Reappropriating Fast, Fatty, and Delicious

For many companies facing public backlash, a name change provides a simple way out, but for some of the world’s biggest brands, changing names is out of the question. For groups like these, Adam Galinsky argues rather than run away from their public perception, they should embrace it.

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Based on research by Adam Galinsky and M. Schweitzer

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In 1977, a fish merchant named Lee Lantz noticed that Chilean fishermen were catching a delicious new fish with a distinctly unappetizing name: the Patagonian toothfish. Realizing that the fish would never sell under its existing name, Lantz rechristened it “Chilean sea bass”—even though the toothfish, a member of the cod family, isn’t a bass at all. The gambit worked. 25 years later, Chilean sea bass has become one of the world’s most valuable fisheries and routinely sells for $50 or more in restaurants.

The success of the Chilean sea bass provides a useful lesson for businesses that run up against popular stigma: sometimes all it takes to restore confidence and win back customers is a simple name change. The tactic has been used by, among others, Valujet, which was renamed AirTran after a 1996 crash in the Florida Everglades, Blackwater, a security contractor which changed to Xe Services and then Academi after allegations of killing unarmed Iraqi civilians emerged, and Philip Morris, which quietly became Altria in the face of mounting opposition to its core tobacco products.

Some brands, however, are so iconic that changing names is out of the question. Consider McDonald’s. By most measures, the hamburger chain is one of the world’s most successful companies — in 2014, McDonald’s reported $27.44 billion in revenue. But in recent years, the company has come under sustained public scrutiny for the nutritional content of its food and its questionable agricultural practices. As a result, the brand has lost popularity with younger consumers, with American customers between 19 and 21 years old visiting McDonald’s 12.9 percent less than they did just five years ago.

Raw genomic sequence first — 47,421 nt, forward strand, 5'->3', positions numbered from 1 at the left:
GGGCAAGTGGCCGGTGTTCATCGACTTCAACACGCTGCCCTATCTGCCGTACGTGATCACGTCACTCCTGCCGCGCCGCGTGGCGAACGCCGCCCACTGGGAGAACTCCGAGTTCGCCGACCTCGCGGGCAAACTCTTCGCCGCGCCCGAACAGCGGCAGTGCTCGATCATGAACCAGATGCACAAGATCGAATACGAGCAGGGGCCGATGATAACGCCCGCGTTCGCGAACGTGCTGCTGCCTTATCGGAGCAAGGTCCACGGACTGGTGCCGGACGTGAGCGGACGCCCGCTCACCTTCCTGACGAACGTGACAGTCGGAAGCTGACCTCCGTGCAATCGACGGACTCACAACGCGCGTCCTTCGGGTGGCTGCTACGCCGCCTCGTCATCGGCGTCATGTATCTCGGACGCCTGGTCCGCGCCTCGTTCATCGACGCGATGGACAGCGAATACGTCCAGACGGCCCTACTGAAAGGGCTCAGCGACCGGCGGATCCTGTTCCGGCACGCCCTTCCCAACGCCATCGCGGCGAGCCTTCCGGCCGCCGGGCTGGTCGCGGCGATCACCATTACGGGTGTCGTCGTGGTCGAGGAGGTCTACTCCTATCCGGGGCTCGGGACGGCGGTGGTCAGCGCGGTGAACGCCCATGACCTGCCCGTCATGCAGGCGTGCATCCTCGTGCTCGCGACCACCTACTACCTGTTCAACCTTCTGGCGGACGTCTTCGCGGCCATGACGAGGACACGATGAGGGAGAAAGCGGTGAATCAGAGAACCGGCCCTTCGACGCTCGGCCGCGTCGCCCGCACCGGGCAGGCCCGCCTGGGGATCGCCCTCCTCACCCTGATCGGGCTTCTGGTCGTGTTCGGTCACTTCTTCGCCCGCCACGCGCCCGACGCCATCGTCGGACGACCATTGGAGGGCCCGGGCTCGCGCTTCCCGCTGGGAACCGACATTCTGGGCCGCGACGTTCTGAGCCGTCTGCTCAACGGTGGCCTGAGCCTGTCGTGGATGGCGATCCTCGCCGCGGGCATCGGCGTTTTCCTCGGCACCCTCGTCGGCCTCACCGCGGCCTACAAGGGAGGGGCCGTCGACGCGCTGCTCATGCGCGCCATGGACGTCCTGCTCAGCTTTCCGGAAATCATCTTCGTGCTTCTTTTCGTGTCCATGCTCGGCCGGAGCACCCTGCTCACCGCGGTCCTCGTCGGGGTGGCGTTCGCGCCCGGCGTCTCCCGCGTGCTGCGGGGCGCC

The prevailing trends would seem to leave companies like McDonald’s facing a nearly impossible situation, but Adam Galinsky believes they might have something to learn from some of histories most marginalized groups: if you can’t control what others call you, the best thing you can do is own it.

Galinksy points to the word “queer,” which for much of the 20th century was used as a slur against gay men. But in 1990, a manifesto posted anonymously at New York’s Gay Pride Parade called on the gay community to embrace, rather than repudiate, the word. “Using ‘queer’ is a way of reminding us of how we are perceived by the rest of the world,” the manifesto read. “So we’ve chosen to call ourselves queer.” 25 years later, “queer” is widely used in the names of gay rights organizations and as a term of self-identification across the LGBT community. Similarly, in 1996 a group of young women came together to produce a feminist magazine aimed squarely at what they perceived to be a misogynistic culture. The title of their project? Bitch.